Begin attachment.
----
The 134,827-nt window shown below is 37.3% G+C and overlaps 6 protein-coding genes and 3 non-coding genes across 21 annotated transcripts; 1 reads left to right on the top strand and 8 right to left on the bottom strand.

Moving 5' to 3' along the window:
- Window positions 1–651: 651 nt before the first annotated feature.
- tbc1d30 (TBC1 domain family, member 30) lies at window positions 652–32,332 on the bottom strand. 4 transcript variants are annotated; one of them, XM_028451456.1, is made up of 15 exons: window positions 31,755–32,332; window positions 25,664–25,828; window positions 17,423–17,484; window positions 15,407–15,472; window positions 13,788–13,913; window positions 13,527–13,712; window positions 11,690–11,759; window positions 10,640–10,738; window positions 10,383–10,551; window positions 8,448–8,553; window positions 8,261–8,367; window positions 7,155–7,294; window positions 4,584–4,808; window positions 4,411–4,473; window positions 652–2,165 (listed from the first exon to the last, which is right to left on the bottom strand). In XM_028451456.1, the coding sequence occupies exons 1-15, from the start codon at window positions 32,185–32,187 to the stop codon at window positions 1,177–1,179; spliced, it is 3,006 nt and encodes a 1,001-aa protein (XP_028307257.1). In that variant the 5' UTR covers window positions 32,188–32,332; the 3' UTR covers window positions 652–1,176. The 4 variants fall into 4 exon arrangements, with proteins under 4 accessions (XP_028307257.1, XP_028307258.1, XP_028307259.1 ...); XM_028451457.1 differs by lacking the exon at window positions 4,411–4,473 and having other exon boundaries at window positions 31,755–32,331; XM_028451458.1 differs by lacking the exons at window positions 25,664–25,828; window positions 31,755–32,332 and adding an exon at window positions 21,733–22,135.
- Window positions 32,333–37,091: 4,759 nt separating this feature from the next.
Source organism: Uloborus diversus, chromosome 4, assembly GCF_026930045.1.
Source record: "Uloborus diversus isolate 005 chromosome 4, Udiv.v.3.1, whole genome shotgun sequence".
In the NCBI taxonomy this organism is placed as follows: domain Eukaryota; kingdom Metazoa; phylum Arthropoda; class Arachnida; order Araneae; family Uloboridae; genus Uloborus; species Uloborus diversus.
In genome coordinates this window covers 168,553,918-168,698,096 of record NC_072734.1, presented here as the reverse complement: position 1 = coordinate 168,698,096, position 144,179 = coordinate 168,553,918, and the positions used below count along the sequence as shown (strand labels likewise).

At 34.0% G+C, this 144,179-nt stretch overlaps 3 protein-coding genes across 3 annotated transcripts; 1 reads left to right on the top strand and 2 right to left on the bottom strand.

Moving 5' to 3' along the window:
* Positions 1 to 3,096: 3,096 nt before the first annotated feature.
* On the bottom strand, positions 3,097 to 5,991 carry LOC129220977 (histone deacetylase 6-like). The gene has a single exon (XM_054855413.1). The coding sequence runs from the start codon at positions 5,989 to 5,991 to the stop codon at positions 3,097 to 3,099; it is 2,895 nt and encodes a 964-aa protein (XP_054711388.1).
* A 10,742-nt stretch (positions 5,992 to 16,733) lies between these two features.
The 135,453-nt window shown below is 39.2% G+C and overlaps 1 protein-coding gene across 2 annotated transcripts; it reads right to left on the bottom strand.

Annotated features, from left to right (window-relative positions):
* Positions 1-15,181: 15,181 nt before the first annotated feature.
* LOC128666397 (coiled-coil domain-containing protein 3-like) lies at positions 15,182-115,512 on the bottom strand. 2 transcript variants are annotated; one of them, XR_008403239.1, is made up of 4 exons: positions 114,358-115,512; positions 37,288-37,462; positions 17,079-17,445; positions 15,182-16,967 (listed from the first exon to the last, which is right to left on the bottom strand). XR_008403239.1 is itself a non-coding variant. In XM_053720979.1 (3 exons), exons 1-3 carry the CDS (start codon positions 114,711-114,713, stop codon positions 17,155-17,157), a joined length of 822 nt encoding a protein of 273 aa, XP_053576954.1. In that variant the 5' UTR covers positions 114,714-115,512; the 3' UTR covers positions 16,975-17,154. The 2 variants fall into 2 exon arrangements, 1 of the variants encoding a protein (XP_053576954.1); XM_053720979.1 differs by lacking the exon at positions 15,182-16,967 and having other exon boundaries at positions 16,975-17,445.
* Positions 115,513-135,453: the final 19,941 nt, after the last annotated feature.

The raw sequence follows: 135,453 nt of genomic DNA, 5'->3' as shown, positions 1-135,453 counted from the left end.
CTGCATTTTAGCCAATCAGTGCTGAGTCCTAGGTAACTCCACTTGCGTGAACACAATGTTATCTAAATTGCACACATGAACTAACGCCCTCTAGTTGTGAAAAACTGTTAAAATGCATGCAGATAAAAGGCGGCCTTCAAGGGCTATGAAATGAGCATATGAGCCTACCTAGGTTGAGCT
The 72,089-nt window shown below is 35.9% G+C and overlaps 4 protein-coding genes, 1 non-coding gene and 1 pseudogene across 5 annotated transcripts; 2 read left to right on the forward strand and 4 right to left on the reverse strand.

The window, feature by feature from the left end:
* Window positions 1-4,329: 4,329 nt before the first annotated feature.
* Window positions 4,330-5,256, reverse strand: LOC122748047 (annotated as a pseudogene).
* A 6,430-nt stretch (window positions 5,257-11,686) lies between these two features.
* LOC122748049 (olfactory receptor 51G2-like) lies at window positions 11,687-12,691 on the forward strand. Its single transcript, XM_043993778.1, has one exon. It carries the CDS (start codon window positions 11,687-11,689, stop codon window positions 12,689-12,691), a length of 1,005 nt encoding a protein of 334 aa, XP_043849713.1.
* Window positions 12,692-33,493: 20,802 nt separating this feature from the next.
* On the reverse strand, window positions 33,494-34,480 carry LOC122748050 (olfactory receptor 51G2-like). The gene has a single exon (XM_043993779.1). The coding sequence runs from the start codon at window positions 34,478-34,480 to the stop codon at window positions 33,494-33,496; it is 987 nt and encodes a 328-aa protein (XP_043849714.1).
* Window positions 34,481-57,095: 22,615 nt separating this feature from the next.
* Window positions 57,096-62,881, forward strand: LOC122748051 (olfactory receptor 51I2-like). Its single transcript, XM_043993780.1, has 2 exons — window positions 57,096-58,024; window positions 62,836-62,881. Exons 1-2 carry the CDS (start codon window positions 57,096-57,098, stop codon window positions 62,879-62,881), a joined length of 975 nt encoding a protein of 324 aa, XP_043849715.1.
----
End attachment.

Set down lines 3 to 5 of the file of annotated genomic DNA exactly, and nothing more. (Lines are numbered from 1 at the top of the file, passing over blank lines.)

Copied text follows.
- Window positions 1–651: 651 nt before the first annotated feature.
- tbc1d30 (TBC1 domain family, member 30) lies at window positions 652–32,332 on the bottom strand. 4 transcript variants are annotated; one of them, XM_028451456.1, is made up of 15 exons: window positions 31,755–32,332; window positions 25,664–25,828; window positions 17,423–17,484; window positions 15,407–15,472; window positions 13,788–13,913; window positions 13,527–13,712; window positions 11,690–11,759; window positions 10,640–10,738; window positions 10,383–10,551; window positions 8,448–8,553; window positions 8,261–8,367; window positions 7,155–7,294; window positions 4,584–4,808; window positions 4,411–4,473; window positions 652–2,165 (listed from the first exon to the last, which is right to left on the bottom strand). In XM_028451456.1, the coding sequence occupies exons 1-15, from the start codon at window positions 32,185–32,187 to the stop codon at window positions 1,177–1,179; spliced, it is 3,006 nt and encodes a 1,001-aa protein (XP_028307257.1). In that variant the 5' UTR covers window positions 32,188–32,332; the 3' UTR covers window positions 652–1,176. The 4 variants fall into 4 exon arrangements, with proteins under 4 accessions (XP_028307257.1, XP_028307258.1, XP_028307259.1 ...); XM_028451457.1 differs by lacking the exon at window positions 4,411–4,473 and having other exon boundaries at window positions 31,755–32,331; XM_028451458.1 differs by lacking the exons at window positions 25,664–25,828; window positions 31,755–32,332 and adding an exon at window positions 21,733–22,135.
- Window positions 32,333–37,091: 4,759 nt separating this feature from the next.